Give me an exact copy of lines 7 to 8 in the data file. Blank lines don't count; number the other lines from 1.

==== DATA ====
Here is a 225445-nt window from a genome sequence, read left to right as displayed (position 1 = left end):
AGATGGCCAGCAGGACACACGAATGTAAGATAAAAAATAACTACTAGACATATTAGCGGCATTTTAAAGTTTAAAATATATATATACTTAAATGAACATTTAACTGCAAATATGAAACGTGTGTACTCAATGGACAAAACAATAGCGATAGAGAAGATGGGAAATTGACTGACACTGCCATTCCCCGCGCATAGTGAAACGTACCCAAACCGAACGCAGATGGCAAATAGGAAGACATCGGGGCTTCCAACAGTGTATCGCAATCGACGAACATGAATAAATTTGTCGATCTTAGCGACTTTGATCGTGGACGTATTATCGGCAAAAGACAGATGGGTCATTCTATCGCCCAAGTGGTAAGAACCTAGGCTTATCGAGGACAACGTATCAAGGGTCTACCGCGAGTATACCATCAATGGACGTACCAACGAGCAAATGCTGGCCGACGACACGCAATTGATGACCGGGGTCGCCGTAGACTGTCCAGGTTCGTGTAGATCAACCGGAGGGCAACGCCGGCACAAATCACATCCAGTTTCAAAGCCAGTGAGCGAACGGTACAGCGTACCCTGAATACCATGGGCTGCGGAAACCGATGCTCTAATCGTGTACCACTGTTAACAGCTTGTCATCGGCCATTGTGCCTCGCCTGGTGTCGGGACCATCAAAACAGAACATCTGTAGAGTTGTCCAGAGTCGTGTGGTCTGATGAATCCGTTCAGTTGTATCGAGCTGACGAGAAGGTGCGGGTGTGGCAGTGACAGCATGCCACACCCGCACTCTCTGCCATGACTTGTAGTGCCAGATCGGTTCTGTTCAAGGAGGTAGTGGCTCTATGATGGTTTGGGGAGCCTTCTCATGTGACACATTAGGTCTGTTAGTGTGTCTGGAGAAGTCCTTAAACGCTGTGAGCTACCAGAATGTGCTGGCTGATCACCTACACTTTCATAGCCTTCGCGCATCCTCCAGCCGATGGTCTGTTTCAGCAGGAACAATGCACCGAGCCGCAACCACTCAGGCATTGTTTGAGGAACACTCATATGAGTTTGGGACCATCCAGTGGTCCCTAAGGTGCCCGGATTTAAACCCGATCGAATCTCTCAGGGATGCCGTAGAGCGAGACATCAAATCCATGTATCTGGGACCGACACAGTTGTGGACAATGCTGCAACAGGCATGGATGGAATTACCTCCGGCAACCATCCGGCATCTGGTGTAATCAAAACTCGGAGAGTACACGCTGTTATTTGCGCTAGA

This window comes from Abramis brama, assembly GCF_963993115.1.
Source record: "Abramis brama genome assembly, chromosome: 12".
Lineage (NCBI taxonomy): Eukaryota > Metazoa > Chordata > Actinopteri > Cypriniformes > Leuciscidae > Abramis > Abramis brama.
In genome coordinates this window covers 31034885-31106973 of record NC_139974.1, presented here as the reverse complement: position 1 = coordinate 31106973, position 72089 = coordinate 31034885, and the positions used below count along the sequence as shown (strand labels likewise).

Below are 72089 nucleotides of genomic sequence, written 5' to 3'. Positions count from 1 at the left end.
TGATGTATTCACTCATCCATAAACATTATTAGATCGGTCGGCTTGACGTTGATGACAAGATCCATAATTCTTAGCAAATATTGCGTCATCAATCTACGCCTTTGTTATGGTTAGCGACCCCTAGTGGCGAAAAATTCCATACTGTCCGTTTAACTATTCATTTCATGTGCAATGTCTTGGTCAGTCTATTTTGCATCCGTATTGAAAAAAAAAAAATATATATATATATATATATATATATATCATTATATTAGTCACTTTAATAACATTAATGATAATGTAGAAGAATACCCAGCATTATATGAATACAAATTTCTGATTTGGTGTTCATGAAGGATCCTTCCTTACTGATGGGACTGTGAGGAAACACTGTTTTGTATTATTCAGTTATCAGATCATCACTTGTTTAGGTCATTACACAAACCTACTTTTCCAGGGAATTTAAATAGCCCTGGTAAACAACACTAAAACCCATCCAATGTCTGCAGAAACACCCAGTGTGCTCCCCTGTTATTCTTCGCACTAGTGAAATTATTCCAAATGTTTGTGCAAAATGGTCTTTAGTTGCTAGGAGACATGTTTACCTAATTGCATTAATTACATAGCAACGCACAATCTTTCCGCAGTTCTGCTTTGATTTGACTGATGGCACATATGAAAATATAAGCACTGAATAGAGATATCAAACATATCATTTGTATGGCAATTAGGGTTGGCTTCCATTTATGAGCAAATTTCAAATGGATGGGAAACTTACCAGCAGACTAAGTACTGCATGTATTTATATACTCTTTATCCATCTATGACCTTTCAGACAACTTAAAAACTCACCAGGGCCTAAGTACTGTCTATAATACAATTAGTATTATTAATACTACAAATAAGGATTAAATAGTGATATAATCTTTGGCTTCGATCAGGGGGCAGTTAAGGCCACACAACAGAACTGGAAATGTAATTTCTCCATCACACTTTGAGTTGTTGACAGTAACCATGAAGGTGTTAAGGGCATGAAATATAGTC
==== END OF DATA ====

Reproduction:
Below are 72089 nucleotides of genomic sequence, written 5' to 3'. Positions count from 1 at the left end.
TGATGTATTCACTCATCCATAAACATTATTAGATCGGTCGGCTTGACGTTGATGACAAGATCCATAATTCTTAGCAAATATTGCGTCATCAATCTACGCCTTTGTTATGGTTAGCGACCCCTAGTGGCGAAAAATTCCATACTGTCCGTTTAACTATTCATTTCATGTGCAATGTCTTGGTCAGTCTATTTTGCATCCGTATTGAAAAAAAAAAAATATATATATATATATATATATATATATCATTATATTAGTCACTTTAATAACATTAATGATAATGTAGAAGAATACCCAGCATTATATGAATACAAATTTCTGATTTGGTGTTCATGAAGGATCCTTCCTTACTGATGGGACTGTGAGGAAACACTGTTTTGTATTATTCAGTTATCAGATCATCACTTGTTTAGGTCATTACACAAACCTACTTTTCCAGGGAATTTAAATAGCCCTGGTAAACAACACTAAAACCCATCCAATGTCTGCAGAAACACCCAGTGTGCTCCCCTGTTATTCTTCGCACTAGTGAAATTATTCCAAATGTTTGTGCAAAATGGTCTTTAGTTGCTAGGAGACATGTTTACCTAATTGCATTAATTACATAGCAACGCACAATCTTTCCGCAGTTCTGCTTTGATTTGACTGATGGCACATATGAAAATATAAGCACTGAATAGAGATATCAAACATATCATTTGTATGGCAATTAGGGTTGGCTTCCATTTATGAGCAAATTTCAAATGGATGGGAAACTTACCAGCAGACTAAGTACTGCATGTATTTATATACTCTTTATCCATCTATGACCTTTCAGACAACTTAAAAACTCACCAGGGCCTAAGTACTGTCTATAATACAATTAGTATTATTAATACTACAAATAAGGATTAAATAGTGATATAATCTTTGGCTTCGATCAGGGGGCAGTTAAGGCCACACAACAGAACTGGAAATGTAATTTCTCCATCACACTTTGAGTTGTTGACAGTAACCATGAAGGTGTTAAGGGCATGAAATATAGTC